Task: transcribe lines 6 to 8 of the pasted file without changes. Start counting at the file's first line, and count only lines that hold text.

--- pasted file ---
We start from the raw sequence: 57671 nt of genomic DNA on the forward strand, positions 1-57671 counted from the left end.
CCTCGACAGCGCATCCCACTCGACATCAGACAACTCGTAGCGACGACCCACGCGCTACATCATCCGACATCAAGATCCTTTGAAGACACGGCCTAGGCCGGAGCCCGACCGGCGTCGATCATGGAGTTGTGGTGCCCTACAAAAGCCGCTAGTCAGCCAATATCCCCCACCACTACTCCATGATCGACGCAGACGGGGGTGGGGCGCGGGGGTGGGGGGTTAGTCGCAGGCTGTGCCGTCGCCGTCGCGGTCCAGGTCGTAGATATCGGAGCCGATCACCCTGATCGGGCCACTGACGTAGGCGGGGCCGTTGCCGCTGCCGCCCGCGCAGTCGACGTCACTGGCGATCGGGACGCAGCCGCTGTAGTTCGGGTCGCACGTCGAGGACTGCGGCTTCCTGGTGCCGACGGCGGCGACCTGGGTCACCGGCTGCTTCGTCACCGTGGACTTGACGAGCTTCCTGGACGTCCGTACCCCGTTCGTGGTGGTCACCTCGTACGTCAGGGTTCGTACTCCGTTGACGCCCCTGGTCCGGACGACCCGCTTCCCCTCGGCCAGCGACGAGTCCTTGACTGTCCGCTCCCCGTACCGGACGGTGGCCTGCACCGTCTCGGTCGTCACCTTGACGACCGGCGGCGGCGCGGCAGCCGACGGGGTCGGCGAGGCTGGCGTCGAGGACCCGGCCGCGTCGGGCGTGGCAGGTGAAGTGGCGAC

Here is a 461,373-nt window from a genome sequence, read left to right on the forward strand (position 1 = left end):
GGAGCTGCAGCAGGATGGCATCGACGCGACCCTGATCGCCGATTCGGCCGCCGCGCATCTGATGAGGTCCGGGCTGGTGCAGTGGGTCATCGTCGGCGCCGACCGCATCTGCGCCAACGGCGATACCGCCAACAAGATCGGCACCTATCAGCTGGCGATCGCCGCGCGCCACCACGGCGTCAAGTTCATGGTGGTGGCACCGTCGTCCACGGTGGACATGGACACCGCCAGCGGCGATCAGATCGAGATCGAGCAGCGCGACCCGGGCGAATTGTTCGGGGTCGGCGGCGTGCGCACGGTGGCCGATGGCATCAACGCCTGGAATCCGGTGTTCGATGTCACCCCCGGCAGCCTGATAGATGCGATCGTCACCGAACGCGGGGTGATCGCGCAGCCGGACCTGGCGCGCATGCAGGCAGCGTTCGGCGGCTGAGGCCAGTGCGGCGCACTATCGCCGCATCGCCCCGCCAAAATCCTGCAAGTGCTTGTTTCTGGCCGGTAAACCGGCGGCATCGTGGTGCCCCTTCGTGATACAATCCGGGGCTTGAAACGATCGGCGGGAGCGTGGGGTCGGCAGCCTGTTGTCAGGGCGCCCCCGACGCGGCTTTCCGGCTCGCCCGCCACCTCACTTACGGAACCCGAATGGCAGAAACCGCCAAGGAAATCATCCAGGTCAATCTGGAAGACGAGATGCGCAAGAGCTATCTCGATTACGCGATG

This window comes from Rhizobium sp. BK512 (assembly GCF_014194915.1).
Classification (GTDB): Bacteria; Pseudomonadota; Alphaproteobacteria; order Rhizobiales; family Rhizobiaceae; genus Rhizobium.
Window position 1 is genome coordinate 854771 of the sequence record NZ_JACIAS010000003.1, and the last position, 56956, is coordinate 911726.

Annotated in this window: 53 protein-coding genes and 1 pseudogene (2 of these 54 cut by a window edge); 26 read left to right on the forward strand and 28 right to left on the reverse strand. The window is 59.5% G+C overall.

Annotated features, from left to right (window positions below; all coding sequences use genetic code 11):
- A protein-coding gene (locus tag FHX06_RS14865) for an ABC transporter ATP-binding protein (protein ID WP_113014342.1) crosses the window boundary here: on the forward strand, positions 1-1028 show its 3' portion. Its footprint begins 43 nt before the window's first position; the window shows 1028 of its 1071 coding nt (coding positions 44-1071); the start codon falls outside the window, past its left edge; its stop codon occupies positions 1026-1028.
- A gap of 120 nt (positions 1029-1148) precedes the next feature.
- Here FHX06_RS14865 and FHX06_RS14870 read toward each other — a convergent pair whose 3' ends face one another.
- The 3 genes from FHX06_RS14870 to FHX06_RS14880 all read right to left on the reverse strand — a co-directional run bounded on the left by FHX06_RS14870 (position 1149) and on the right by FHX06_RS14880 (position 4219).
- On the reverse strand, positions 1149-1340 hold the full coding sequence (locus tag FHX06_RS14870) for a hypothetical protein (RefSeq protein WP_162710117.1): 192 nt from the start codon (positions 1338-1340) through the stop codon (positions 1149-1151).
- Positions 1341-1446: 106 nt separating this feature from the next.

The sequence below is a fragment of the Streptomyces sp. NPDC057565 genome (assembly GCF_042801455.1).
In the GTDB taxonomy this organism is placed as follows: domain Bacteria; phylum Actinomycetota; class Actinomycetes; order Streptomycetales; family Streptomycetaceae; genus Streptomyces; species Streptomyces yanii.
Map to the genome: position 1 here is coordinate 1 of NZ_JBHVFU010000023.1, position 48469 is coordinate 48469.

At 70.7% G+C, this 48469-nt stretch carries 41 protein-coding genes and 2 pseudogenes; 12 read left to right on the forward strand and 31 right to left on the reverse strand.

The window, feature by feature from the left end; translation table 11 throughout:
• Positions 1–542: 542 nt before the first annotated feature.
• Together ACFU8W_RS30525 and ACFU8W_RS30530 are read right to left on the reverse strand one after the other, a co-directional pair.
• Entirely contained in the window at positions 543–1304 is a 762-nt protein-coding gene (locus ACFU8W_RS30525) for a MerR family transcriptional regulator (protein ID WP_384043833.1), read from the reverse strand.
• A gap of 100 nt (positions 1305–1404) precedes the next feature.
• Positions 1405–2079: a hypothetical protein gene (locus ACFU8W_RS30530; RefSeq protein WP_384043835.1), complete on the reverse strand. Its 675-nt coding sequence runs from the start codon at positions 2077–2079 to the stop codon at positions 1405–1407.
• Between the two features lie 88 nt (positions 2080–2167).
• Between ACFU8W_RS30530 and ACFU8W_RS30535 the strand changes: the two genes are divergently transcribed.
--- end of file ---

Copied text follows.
Classification (GTDB): Bacteria; Pseudomonadota; Alphaproteobacteria; order Rhizobiales; family Rhizobiaceae; genus Rhizobium.
Window position 1 is genome coordinate 854771 of the sequence record NZ_JACIAS010000003.1, and the last position, 56956, is coordinate 911726.

Annotated in this window: 53 protein-coding genes and 1 pseudogene (2 of these 54 cut by a window edge); 26 read left to right on the forward strand and 28 right to left on the reverse strand. The window is 59.5% G+C overall.